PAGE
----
MODERN COMPARATIVE LITERATURE
Learning outcomes of the course unit
Knowledge and understanding.
The course aims at strengthening the basic knowledge of literary study, opening the way for a specialized field, and promoting the development of original statements about the thematic net described throughout the course itself.
Applying knowledge and understanding.
The study of literary methods, the learning of the genre theories, and finally the comparative approach elicit the development of the capacity to understand and connect literary facts, in a profoundly interdisciplinary perspective.
By the end of the course students ought to have acquired the capacity to carefully value the complexity of literary text, critically interpreting their structural elements, the morphological similarities and differences between them. They should also have acquired particular intepretive and comparative abilities about the historical and socio-cultural contexts to which those artistic documents belong.
By the end of the course students should have conceived the capacity to describe literary texts on the basis of the genre theories and supranational literary study, developing a personal, reliable and consistent way of reading.
The commitment shown in acquiring competences and learning should provide the students with a definite methodological competence as well as with skills aimed at consolidating their set of readings, their capacity to understand and schematize the dynamics of literary facts – all necessary skills in order to organize contents into the written form.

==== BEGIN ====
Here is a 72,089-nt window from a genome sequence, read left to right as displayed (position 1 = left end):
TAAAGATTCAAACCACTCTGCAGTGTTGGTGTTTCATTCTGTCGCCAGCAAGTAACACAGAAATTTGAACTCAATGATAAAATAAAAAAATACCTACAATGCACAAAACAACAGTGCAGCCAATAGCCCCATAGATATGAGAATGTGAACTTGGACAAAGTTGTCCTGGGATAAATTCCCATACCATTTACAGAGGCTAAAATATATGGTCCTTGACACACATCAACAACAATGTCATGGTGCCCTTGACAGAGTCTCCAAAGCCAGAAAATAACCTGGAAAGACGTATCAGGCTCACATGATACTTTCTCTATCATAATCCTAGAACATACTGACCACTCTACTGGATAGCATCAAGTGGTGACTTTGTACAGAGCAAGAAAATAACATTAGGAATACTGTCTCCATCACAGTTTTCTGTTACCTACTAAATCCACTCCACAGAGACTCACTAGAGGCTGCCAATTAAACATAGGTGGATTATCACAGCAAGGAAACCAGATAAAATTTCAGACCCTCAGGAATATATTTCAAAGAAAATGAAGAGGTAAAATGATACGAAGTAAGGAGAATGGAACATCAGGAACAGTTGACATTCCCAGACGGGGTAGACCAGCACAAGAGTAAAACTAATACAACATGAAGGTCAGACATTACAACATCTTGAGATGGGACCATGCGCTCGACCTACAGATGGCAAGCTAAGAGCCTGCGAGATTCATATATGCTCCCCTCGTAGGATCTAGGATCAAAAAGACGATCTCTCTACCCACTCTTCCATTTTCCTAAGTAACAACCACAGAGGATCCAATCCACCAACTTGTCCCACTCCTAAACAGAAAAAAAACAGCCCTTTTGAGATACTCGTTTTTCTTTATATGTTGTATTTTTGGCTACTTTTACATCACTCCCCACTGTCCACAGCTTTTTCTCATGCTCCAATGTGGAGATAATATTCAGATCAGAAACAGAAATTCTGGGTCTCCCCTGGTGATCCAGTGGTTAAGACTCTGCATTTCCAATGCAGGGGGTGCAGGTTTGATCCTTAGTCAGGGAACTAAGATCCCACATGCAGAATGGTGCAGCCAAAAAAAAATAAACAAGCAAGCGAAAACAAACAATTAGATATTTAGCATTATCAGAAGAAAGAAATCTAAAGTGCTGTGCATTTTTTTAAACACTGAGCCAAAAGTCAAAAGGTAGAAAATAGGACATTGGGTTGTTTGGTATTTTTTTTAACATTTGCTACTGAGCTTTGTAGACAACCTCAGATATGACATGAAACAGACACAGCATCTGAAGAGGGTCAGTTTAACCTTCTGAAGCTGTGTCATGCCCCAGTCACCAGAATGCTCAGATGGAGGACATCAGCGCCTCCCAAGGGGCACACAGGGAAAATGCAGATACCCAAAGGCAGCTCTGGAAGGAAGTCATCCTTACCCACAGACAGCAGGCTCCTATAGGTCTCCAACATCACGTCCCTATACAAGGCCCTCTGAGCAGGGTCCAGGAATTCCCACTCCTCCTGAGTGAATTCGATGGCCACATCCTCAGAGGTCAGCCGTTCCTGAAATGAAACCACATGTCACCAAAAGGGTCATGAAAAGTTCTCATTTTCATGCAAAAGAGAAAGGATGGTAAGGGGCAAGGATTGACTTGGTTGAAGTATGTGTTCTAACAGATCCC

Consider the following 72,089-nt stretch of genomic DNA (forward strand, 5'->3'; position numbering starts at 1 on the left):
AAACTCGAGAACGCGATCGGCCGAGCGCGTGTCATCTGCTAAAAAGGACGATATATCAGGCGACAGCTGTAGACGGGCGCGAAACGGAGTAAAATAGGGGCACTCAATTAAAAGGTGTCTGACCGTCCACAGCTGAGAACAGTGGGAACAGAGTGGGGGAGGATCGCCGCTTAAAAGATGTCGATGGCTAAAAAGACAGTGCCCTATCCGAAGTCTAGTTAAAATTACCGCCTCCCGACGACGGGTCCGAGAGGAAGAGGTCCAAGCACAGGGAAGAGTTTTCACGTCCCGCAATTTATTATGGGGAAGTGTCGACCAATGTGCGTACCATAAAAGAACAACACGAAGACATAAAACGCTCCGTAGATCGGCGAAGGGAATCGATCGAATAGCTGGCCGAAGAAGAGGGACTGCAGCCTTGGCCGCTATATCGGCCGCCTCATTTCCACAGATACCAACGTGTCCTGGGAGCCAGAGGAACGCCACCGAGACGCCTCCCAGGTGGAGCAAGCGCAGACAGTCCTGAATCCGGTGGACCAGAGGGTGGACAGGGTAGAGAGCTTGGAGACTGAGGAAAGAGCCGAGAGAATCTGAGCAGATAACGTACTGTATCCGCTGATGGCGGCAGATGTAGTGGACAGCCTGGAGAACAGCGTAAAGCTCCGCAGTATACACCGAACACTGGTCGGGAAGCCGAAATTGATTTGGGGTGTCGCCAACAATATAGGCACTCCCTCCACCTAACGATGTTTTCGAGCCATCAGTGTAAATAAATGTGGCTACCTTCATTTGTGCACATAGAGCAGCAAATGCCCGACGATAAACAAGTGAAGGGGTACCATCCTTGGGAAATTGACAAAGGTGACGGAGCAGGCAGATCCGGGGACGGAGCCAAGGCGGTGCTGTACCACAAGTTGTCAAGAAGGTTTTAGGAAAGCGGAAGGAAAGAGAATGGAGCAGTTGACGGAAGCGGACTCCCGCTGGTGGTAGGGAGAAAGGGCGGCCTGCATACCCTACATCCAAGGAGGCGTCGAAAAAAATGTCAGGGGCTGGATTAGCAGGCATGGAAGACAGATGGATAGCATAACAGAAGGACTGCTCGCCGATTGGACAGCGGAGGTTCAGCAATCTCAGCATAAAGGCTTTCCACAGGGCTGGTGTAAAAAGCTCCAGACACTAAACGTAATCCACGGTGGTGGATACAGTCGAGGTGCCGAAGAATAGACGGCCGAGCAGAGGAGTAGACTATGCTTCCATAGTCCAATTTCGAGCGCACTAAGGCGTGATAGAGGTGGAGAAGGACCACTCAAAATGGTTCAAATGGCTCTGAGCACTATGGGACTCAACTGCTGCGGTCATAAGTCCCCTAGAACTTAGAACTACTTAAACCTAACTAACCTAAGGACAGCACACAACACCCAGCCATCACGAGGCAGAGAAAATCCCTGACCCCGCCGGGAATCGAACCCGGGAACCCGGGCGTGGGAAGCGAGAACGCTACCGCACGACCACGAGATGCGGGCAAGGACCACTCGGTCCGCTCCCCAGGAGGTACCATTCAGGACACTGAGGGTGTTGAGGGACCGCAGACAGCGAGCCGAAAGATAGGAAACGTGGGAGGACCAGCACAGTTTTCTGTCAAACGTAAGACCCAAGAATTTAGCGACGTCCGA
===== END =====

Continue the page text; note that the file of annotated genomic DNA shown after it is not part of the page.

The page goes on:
Course contents summary
Title of the course: Peripheries of narrative. Developments of a modern literary theme.
With the exception of Bel Ami (1885), the great Naturalist novel by Maupassant, revolving around a cynical gallant (a novel focusing on journalism, rather than on book trade industry), the history of the editorial theme in fiction is basically a contemporary one. It is a story of cultural production, undermined in its autonomy and intellectual identity by the emerging entrepreneurial forces. We will consider the alienating reflections of such a dynamics in two bitterly ironic novels of the Italian Sixties, The Integration and The Master, as well as two satirical portraits of contemporary editorial system, the American sarchastic Happiness® by Will Ferguson, and the typically British humoristic Lost for Words.
Section A: Handbook
1. Ceserani, Guida breve allo studio della letteratura, Laterza
Section B: Fictional texts
2. Maupassant, Bel-Ami, edizione consigliata: Feltrinelli (trad. di C. Bigliosi)
3. Parise, Il padrone, Adelphi
4. Bianciardi, L’integrazione, Feltrinelli
5. Ferguson, Felicità®, Feltrinelli
6. St. Aubyn, Senza parole, Neri Pozza
Assessment methods and criteria
Oral. A satisfactory exam will demonstrate the capacity to connect and interpret in an accurate way forms and thematic as described throughout the course.